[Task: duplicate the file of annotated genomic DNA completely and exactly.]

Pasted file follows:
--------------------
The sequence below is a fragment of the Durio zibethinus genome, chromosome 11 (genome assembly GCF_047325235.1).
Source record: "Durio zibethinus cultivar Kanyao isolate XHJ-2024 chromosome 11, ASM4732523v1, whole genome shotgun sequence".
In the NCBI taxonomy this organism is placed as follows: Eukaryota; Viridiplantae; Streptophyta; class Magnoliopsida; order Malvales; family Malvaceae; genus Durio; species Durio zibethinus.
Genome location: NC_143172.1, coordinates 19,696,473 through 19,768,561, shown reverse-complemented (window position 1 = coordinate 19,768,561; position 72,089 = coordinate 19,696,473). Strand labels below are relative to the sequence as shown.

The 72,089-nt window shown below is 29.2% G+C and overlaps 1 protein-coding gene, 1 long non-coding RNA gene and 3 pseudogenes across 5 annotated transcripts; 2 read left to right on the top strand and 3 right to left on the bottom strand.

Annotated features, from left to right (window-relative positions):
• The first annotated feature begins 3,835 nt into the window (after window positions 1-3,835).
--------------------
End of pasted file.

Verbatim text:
The sequence below is a fragment of the Durio zibethinus genome, chromosome 11 (genome assembly GCF_047325235.1).
Source record: "Durio zibethinus cultivar Kanyao isolate XHJ-2024 chromosome 11, ASM4732523v1, whole genome shotgun sequence".
In the NCBI taxonomy this organism is placed as follows: Eukaryota; Viridiplantae; Streptophyta; class Magnoliopsida; order Malvales; family Malvaceae; genus Durio; species Durio zibethinus.
Genome location: NC_143172.1, coordinates 19,696,473 through 19,768,561, shown reverse-complemented (window position 1 = coordinate 19,768,561; position 72,089 = coordinate 19,696,473). Strand labels below are relative to the sequence as shown.

The 72,089-nt window shown below is 29.2% G+C and overlaps 1 protein-coding gene, 1 long non-coding RNA gene and 3 pseudogenes across 5 annotated transcripts; 2 read left to right on the top strand and 3 right to left on the bottom strand.

Annotated features, from left to right (window-relative positions):
• The first annotated feature begins 3,835 nt into the window (after window positions 1-3,835).